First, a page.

|Friday, October 18, 2019||1:00PM - 3:00PM||108N, North House, 1 Devonshire Place|
Abstract: Despite the demographic significance of the visible minority and Indigenous older adult populations in Canada, there is little information about their aging process. In particular, the role of discrimination in the aging trajectories of these populations remain understudied and undertheorized in the Canadian context. We aim to fill this gap by first providing a synthesis of the stress and aging, life course perspective, and settler colonialism theories to shed light on the shared and unique factors that contribute to the aging process for these non-white populations. Second, using the Canadian Community Health Survey (CCHS), we examine the association between everyday discrimination and two markers of aging, pain and functional limitations. We discuss the implications of the theoretical frameworks and empirical findings for social service and healthcare delivery for visible minority and Indigenous older adults.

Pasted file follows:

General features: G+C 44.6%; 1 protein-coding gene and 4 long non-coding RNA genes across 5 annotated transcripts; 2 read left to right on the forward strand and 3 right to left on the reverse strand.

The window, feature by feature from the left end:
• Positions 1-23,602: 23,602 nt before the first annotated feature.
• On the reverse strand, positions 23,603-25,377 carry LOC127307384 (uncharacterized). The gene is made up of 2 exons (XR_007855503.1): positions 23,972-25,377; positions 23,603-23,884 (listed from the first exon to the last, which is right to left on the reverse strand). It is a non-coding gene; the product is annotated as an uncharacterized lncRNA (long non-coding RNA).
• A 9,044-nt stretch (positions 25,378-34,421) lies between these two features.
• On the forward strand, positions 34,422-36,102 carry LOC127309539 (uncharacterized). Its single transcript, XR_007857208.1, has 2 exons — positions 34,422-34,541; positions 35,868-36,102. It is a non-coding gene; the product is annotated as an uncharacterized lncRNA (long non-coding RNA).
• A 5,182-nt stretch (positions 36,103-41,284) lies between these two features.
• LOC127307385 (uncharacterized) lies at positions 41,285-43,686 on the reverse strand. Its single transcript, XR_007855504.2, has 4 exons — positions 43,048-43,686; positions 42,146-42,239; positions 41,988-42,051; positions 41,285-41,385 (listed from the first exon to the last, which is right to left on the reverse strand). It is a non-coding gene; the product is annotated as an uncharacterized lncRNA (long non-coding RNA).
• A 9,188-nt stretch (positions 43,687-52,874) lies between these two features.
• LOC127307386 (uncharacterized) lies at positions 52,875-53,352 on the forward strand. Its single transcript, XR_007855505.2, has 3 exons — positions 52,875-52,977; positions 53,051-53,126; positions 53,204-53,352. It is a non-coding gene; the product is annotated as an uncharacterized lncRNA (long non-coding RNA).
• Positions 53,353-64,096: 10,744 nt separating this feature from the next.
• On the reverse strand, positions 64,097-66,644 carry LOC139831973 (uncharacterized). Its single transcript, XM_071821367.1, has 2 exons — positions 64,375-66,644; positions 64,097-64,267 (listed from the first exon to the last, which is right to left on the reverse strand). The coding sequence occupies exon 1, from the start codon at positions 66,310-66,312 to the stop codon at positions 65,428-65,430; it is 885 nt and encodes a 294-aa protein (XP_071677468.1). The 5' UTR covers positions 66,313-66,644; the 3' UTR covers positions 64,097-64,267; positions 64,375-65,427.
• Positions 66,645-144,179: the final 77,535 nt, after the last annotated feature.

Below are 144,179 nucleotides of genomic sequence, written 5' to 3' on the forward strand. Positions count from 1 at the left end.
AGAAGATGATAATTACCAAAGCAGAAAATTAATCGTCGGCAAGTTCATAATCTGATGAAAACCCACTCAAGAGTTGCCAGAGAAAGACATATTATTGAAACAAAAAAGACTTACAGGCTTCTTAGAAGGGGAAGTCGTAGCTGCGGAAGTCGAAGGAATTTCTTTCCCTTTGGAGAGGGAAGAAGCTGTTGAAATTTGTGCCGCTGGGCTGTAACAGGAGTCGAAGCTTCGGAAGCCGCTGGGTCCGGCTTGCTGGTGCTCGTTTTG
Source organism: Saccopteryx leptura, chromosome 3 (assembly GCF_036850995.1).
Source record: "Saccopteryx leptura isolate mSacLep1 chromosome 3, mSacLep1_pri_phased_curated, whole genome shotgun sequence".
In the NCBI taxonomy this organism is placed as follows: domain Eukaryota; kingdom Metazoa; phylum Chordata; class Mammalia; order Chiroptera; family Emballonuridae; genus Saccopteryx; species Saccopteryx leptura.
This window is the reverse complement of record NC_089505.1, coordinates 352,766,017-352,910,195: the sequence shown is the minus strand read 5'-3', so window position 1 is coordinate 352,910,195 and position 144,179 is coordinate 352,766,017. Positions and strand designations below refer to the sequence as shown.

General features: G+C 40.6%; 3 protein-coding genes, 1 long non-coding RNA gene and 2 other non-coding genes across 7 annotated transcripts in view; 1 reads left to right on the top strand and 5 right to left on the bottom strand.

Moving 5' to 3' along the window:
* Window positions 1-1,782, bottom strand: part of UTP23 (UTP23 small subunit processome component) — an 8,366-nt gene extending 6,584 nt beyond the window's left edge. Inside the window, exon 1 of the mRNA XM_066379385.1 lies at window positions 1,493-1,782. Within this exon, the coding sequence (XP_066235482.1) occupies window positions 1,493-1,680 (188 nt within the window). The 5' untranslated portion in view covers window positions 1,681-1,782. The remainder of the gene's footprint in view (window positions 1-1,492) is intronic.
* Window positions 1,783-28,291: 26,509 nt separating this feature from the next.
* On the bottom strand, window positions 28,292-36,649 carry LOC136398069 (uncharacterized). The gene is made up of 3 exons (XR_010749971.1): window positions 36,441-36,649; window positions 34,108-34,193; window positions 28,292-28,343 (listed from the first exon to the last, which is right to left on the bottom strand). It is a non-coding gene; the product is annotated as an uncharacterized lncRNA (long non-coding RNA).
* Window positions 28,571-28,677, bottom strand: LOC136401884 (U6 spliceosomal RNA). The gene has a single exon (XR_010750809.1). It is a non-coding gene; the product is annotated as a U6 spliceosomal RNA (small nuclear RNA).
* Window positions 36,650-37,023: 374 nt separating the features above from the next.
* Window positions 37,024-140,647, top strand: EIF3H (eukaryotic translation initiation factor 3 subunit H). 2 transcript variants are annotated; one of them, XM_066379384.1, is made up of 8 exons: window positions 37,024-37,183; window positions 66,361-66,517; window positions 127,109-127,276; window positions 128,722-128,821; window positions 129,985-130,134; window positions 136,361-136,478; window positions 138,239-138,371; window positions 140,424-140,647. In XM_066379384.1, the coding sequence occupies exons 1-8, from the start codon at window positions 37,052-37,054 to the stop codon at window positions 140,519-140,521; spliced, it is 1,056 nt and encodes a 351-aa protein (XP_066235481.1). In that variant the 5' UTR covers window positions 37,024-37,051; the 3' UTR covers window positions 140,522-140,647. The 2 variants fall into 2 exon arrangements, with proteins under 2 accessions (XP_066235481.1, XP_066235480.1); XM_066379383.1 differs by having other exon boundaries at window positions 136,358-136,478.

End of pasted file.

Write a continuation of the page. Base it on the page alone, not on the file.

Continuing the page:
Speaker bio: Zoua Vang is an Associate Professor in the Department of Sociology and an Associate Member of the Institute for Health and Social Policy and the departments of Obstetrics & Gynecology and Psychiatry (Division of Social and Transcultural Psychiatry) at McGill University. She is also the founding Director of the Indigenous Maternal Infant Health & Well-being (IMIHW) Lab at McGill. Zoua received her BA in Sociology and Psychology from the University of Pennsylvania and her MA and PhD in Sociology from Harvard University.
She spent two years as a National Science Foundation postdoctoral fellow in the Department of Sociology and the Population Studies Center at the University of Pennsylvania where she obtained additional training in racial/ethnic health disparities and perinatal health.
Zoua’s current research encompasses (i) migration and health, (ii) Indigenous maternal-infant health, and (iii) discrimination as a social determinant of health and well-being.
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